The EPA is designed to be an effective way to assess the apprentice’s knowledge, skills and behaviours impartially and objectively to ensure that they have achieved the level required by their apprenticeship standard and can therefore gain the qualification and move forwards onto the next stage of their career.
The EPA is carried out by a separate party to the employer and training provider to ensure that it’s an independent and impartial assessment. The training provider can help employers to choose an appropriate end-point assessment organisation (EPAO) to carry this out.
The assessment itself will vary, depending on the apprenticeship standard involved, but the purpose of it is to check that the apprenticeship has all of the functional skills needed, along with any other requirements of the standard.
This can include reviewing any projects or portfolios that the apprentice has worked on, practical observations of the apprentice, and situational judgement tests. There will usually be several assessment elements that take place over a period of time in the final stage of the apprenticeship (usually over several weeks) and are led by the independent assessor that is appointed by the EPAO.
The apprenticeship training provider is not usually involved in the EPAO itself but will usually contribute their own feedback to the apprentice and employer throughout the entire apprenticeship programme and help prepare the apprentice for the EPAO, so they know what to expect and what’s required for them to successfully navigate the assessments.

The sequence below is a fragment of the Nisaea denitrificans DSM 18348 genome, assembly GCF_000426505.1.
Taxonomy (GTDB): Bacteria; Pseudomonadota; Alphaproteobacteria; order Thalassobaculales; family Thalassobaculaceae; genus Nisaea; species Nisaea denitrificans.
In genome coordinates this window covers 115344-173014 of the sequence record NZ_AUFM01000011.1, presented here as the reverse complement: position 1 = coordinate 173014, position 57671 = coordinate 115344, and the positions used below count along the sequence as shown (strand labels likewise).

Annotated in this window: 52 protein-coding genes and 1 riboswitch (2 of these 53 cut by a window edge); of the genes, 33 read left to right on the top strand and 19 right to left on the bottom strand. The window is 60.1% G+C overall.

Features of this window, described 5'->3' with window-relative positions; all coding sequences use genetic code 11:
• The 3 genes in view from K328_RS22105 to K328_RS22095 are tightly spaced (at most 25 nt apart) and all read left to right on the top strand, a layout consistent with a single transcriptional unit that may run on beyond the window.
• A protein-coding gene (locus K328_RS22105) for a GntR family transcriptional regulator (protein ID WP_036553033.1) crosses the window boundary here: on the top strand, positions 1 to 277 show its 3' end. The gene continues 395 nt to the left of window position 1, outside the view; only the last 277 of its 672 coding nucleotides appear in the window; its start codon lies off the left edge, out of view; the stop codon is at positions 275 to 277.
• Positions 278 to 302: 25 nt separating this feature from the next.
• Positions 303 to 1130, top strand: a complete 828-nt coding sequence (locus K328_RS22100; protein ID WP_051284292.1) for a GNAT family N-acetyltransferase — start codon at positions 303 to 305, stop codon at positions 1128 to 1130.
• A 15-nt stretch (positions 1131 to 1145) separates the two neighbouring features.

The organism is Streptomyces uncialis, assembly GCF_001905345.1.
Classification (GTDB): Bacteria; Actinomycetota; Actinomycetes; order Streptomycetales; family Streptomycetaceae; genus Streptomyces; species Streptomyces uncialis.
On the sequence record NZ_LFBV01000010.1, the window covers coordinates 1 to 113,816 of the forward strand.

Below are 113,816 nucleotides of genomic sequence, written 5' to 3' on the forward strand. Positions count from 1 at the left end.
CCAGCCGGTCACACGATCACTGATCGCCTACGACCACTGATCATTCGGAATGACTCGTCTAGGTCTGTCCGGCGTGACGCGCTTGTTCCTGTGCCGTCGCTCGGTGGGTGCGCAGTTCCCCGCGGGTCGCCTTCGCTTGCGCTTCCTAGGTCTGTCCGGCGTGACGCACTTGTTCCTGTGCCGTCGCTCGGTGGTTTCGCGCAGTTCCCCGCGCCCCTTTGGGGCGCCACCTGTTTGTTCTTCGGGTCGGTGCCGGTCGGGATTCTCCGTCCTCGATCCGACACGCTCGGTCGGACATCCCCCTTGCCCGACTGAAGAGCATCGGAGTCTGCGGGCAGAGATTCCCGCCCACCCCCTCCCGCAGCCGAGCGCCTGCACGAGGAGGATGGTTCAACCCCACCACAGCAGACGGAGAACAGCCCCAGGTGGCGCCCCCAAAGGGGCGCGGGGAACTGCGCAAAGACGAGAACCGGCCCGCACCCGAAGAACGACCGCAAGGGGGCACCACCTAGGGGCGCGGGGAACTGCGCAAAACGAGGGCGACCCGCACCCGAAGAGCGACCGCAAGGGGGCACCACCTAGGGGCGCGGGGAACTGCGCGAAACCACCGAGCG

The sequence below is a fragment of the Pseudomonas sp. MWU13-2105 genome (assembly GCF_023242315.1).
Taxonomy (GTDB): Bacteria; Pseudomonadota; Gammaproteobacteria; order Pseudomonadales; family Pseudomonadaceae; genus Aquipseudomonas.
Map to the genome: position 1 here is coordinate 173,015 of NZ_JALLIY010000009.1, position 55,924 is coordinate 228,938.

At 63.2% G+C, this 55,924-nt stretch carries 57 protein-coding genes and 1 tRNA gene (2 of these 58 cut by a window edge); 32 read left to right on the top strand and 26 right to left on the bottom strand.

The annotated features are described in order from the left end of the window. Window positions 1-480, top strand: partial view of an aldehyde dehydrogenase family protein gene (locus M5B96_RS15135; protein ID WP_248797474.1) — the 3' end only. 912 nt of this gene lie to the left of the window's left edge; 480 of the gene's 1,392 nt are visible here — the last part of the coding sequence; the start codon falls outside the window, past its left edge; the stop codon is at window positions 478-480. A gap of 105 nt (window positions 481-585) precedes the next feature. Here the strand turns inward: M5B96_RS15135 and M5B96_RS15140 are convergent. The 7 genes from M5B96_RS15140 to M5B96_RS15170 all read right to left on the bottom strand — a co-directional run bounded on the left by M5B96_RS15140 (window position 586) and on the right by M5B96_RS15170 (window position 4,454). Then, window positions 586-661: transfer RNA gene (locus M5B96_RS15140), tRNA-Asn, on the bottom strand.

How should employers choose an apprenticeship training provider?
With the right training provider, both the employer and the apprentice get the most possible from the programme and it can be a very positive experience for all involved. Things to look for in a good apprenticeship training partner include:
- A proven track record of successful apprenticeships of the same type and level as yours
- A good reputation amongst employers who have previously run apprenticeships in partnership with this training provider
- The training partner’s accreditations and awards
- How well the training provider communicates with you and the quality of the materials they show you about how they work
- The value for money that they offer with their services
If you have any questions about hiring an apprentice or apprenticeship training providers, our team would be happy to help. Get in touch today.